Livingstone’s bold vision for game-based learning

By his own standards, the past few years have been quiet for Ian Livingstone.

The man who founded Games Workshop, co-authored the Fighting Fantasy series and launched Tomb Raider, has spent the last five years transforming the UK games market.

He was instrumental in introducing the Games Tax Relief, and in 2011 he co-produced the Next Gen Skills Review, which led the Government into introducing Computer Science into the National Curriculum.

Since that time, Livingstone has been busying himself in trying to launch his own schools to support his education reforms. And as of today, he can proudly announce the formation of two new institutions in Tower Hamlets and Bournemouth, which will specialize in Science, Technology, Engineering, Arts and Maths.

Children born into the internet will likely need to learn skills for jobs that do not yet exist, such is the speed of change in the digital age,” Livingstone told us today.

Five years after the publication of our Next Gen review, computing is now a mandatory subject in primary and secondary schools’ curricula to promote digital-making skills to build new technologies. Children need to be digital creators as well as digital consumers. But building the next must-have app or multi-million selling video game requires not only programming ability, but also creative flair.

An authentic education for the digital world is key, bringing the arts and sciences together to encourage innovation. It is essential that school is a place where creativity flourishes. Arts and sciences should no longer be a question of either or. STEM subjects are essential, but we must never underestimate the contribution that art, music, drama and design makes in promoting diverse thinking, self-expression and self-determination – the raw materials of the Creative Industries. Learning-by-doing is our mantra, and it’s my ambition to make the Livingstone Academies flagship schools for digital creativity.”

This isn’t Livingstone’s first attempt at launching his own academies, and it hasn’t been an easy road.

Two years ago we applied to open a free school in Hammersmith,” recalls Livingstone. There was capacity need for a new school in Hammersmith and it was also a place where we’d opened our first Games Workshop retail store back in 1978.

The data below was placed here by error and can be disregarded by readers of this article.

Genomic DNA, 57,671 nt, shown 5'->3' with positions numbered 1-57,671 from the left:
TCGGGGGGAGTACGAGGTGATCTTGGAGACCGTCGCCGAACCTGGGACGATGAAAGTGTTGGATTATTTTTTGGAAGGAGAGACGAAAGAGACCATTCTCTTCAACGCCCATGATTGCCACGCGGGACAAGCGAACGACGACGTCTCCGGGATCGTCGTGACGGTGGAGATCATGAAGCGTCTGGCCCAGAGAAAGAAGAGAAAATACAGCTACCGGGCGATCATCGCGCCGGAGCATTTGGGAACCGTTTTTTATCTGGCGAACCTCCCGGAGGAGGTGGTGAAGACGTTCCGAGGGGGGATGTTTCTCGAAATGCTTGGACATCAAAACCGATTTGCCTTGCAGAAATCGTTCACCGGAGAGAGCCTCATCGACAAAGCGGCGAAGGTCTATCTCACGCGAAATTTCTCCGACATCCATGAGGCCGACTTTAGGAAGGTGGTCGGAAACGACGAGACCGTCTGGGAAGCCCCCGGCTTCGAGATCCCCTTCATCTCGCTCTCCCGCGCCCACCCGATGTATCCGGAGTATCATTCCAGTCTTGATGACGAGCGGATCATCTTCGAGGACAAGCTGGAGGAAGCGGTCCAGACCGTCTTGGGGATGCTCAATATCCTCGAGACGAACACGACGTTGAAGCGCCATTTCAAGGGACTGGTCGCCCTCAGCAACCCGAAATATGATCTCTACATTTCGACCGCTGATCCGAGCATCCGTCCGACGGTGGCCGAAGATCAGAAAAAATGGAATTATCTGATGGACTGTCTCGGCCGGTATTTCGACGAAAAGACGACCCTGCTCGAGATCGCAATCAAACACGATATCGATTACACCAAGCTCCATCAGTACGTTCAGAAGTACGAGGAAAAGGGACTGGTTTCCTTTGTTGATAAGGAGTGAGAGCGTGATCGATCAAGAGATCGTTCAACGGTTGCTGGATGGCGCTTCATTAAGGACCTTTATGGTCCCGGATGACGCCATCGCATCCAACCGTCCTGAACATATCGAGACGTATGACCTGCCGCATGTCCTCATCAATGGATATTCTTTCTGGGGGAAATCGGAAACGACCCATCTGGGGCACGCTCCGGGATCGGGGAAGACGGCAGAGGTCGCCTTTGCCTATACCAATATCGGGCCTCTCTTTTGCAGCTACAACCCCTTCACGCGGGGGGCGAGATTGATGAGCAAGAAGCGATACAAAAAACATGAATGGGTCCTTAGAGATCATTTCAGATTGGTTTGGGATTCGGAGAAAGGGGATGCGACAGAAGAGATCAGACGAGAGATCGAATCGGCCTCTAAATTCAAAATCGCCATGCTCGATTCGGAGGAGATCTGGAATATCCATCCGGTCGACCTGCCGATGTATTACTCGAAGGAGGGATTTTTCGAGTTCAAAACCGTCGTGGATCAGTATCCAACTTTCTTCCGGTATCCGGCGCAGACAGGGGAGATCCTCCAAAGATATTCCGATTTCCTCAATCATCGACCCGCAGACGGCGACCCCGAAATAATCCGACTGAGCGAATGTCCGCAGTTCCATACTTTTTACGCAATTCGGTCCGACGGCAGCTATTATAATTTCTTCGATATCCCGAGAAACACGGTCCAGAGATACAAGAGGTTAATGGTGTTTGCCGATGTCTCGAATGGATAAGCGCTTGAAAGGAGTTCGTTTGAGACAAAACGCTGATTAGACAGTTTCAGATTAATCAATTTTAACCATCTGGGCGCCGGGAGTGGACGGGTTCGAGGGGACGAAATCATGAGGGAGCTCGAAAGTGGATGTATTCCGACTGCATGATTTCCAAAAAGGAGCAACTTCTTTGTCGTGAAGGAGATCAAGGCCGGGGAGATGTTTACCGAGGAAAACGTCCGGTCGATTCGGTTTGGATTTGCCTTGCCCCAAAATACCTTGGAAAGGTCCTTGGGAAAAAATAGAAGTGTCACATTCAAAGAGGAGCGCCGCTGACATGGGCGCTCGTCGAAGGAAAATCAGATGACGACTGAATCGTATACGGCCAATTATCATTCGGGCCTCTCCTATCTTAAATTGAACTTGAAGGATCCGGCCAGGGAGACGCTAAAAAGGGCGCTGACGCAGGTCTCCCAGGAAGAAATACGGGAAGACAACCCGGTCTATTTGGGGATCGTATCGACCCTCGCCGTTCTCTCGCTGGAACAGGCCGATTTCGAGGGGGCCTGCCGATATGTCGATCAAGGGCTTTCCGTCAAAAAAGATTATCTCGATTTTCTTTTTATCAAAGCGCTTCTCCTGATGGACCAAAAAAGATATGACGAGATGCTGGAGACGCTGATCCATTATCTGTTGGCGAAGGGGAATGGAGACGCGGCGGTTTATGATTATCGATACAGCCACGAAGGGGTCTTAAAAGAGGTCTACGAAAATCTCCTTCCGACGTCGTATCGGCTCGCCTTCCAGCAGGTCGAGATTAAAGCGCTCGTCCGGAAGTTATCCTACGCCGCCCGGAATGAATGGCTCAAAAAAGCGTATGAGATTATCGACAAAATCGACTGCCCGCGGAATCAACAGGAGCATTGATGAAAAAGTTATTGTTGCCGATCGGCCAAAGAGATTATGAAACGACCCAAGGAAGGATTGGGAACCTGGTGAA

However, the application did not go quite according to plan. We couldn’t find suitable premises and at the same time we had some push back on our curriculum vision. But fast forward to today and we have sites in Tower Hamlets and Bournemouth, we have a vision and education plan that is understood and approved by the Department for Education, and the Livingstone Foundation has teamed up with the Aspirations Academies Trust to execute the plan.”

The first Livingstone Academy will open in September 2017, with the Bournemouth one set to launch either the same year or in 2018. And these schools will be offering a slightly different education experience, including using games to teach.

I want to bring the work place closer to the school place by having close ties with industry, especially mentoring by people working in the video games and creative industries,” says Livingstone.

Games resonate with children and are a contextual hub for play and learning. Playing a game requires problem-solving, decision making, intuitive learning, trial and error, logic, analysis, management, communication, risk-taking, planning, resource management and computational thinking. Games stimulate the imagination and encourage creativity, curiosity, concentration, teamwork, community, multi-tasking and even and-eye co-ordination. Games give the player continuous assessment and allow failure in a safe environment. Who wouldn’t want their children to learn these meta skills whilst having fun?

I’m not saying for one minute that children will be playing games all day in class, but we will use principles of games-based and project-based learning across the curriculum.”

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